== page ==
3D Printed IoT Ambassador on Year-Long Journey for Suicide Prevention, Asking “RU OK?” – 3DPrint.com


September 11, 2016 Facebook Twitter LinkedIn Google+ 3D Printed Articles


r u ok day 2016Yesterday a friend of mine, an 8th grade teacher, was handed a note from a student. This note described their worry for a friend, another student in the class, who had shown them cuts on their arm and had talked about suicide. The pressure was too much. The note ended, “Please help.” My friend stepped in, and will be working with this student’s friend, keeping an eye on them, ensuring their safety — and, most importantly, opening an ongoing conversation about how this student is doing.

I’m also an avid reader of Post Secret, and several times the secrets published have included notes thanking teachers, friends, acquaintances, RAs, neighbors, even cashiers for unknowingly saving lives. Small interactions, a quick show of concern about another human, can remind those contemplating suicide that there is still goodness in the world, still connection with other people. Just asking the right question at the right time can keep people alive — and that question is simple.

“Are you okay?”

Today, September 8th, is R U OK? Day in Australia, led by the R U OK? campaign, set to start conversations that could save lives.RUOK-2016-Quentin-launch-540w

“By inspiring people to take the time to ask ‘are you ok?’ and listen, we can help people struggling with life feel connected long before they even think about suicide. It all comes down to regular, face-to-face, meaningful conversations about life. And asking ‘are you ok?’ is a great place to start,” notes the R U OK campaign.

This year, R U OK? is working with a new ambassador, who is set to travel Australia for the next year. Quentin, the ambassador, is intended to lead to the start of one million conversations centered around suicide prevention. Set to spur these talks with the mission’s eponymous question, Quentin takes an important form: he’s a question mark. Quentin is also a 3D printed Internet of Things device ready to be passed along in his million conversations in the style of the Olympic torch, passing from hand to hand on his mission.

Created for R U OK? with partner WPP AUNZ agency Fusion, and 3D modeled and produced by Convert Studios, Quentin’s journey began today and culminates on 2017’s R U OK? Day. Quentin, the 3D printed question mark with an Arduino for a heart, started his travels at Bondi Icebergs Sydney today with R U OK? ambassadors Wendell Sailor and Garth Wood, friends and athletes, as the first ‘torch bearers’. Starting with Sailor and Wood, Quentin is set to issue ‘challenges’ to his keepers, spurring face-to-face interactions with those they encounter.

Sailor Wood

The first keepers on Quentin’s journey, former rugby league player Wendell Sailor and former boxer Garth Wood

“Technology is an amazing thing and has enabled us to create a ground-breaking and interactive way for people to reconnect with their family and friends. Our team has pushed the boundaries of 3D printing, mobile, SMS automation and micro-electronics to create a piece of interactive art that will help start a million conversations,” explained John Chaplin, Fusion Sydney’s managing director. “We can’t wait to see how far Quentin travels.”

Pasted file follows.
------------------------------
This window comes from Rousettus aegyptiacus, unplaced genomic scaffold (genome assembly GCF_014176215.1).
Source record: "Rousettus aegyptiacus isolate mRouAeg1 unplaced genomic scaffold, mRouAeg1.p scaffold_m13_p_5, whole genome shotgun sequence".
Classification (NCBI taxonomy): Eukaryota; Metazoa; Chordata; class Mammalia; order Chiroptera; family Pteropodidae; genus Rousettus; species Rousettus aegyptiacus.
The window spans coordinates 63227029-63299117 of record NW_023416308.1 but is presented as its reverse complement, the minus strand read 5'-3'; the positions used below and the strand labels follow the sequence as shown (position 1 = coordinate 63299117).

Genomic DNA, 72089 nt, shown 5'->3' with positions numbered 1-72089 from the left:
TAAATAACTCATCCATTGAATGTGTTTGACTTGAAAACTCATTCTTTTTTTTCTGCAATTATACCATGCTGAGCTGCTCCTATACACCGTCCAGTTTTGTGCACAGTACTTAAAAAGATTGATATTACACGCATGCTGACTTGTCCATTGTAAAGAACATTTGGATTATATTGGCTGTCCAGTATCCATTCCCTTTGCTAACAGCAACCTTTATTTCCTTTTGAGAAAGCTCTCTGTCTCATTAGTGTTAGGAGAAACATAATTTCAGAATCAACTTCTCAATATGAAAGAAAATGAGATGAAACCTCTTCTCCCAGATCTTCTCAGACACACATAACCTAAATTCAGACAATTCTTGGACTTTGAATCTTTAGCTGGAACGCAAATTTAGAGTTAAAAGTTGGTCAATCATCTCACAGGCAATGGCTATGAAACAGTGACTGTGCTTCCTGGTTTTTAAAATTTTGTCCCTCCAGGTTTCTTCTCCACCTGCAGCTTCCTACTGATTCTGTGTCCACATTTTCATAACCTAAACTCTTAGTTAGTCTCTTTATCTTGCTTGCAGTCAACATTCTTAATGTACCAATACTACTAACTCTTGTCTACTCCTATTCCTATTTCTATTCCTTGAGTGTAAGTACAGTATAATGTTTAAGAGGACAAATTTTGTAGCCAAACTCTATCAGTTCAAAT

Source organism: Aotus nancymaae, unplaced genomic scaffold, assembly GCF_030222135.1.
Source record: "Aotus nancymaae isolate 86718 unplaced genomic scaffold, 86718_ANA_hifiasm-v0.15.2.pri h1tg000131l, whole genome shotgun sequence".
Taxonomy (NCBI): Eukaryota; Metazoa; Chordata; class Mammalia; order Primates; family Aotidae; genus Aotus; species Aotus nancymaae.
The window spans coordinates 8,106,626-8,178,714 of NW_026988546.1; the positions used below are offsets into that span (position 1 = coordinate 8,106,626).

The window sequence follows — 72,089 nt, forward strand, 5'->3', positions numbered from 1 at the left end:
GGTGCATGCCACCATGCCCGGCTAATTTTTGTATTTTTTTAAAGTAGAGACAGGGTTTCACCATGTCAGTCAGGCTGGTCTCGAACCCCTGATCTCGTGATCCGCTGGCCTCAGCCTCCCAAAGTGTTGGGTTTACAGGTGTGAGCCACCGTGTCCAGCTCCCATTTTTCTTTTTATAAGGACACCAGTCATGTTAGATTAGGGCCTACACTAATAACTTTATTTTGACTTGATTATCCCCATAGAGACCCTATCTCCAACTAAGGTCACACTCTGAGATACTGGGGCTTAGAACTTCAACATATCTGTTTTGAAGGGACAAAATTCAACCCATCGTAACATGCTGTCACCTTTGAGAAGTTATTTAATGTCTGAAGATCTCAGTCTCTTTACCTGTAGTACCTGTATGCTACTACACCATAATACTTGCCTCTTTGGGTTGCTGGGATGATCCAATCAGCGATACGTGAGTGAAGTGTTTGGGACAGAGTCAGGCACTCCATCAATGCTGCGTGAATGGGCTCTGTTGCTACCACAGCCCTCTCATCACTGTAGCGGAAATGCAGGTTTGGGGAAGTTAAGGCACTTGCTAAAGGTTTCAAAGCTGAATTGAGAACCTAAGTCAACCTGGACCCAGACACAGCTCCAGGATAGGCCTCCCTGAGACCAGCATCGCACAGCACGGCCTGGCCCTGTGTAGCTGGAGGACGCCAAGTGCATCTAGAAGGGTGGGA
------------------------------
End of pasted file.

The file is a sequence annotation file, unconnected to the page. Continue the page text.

Quentin’s translucent skin was designed via 3D printing and machining, allowing internal low-power LEDs to shine through with his messages. Keepers can interact with Quentin directly, shaking him to get a challenge, or by texting him from their phones.

quentins journeyThe R U OK? website will publish Quentin’s exploits, from challenges issued to distance traveled to the number of keepers minding him. So far, he’s gone two kilometers and completed seven challenges in seven conversations. His journey can also be tracked by using hashtag #ruok365, where social media users can keep up with Quentin.

challengeThose not accompanying Quentin directly can also get ‘challenges’ online to perform wherever they are (mine was “Start a dance party wherever you are” and it has been brightening up my office this afternoon).

“With millions of Australians already supporting R U OK? Day, we’re excited to challenge them to do more to stay connected and have regular, meaningful conversations. Quentin will help people to proactively reach out to someone they’ve not seen in a while and do more to maintain stronger relationships,” said Campaign Director Rebecca Lewis.

While the technology utilized in creating Quentin and logging his journey is important for getting word out, the eighth annual R U OK? Day is meant to drive home a bigger message: it’s not just about one tech-driven conversation ‘challenge’. Quentin’s journey is designed to kick off a million conversations, but that’s just a beginning. It isn’t about asking one question one time; to save lives, conversations should be a part of regular life. Above all, anyone asking, “Are you okay?” should be prepared for the answer they get, and ready to really talk. Discuss further over in the R U OK 3D Printed IoT Device forum at 3DPB.com.

Mental health is a concern worldwide. Australia saw an average of approximately 2,500 suicides annually between 2010 and 2014, while in the United States more than 42,000 people take their own lives every year. The American Foundation for Suicide Prevention also notes that for every suicide, there are 25 attempts. If you or someone you know is in danger of harming themselves, please start a conversation; ask if someone is okay, let someone know if you are not okay. In the United States, the 24-hour-a-day National Suicide Prevention Lifeline can be reached at 1-800-273-8255; in Australia, phone Lifeline at 13 11 14. Suicide.org also provides contact numbers for international hotlines. We at 3DPrint.com are proud to see the technology we cover every day being used to help start conversations that can save lives.

[Sources/Images: R U OK?Marketing Mag / Campaign Asia]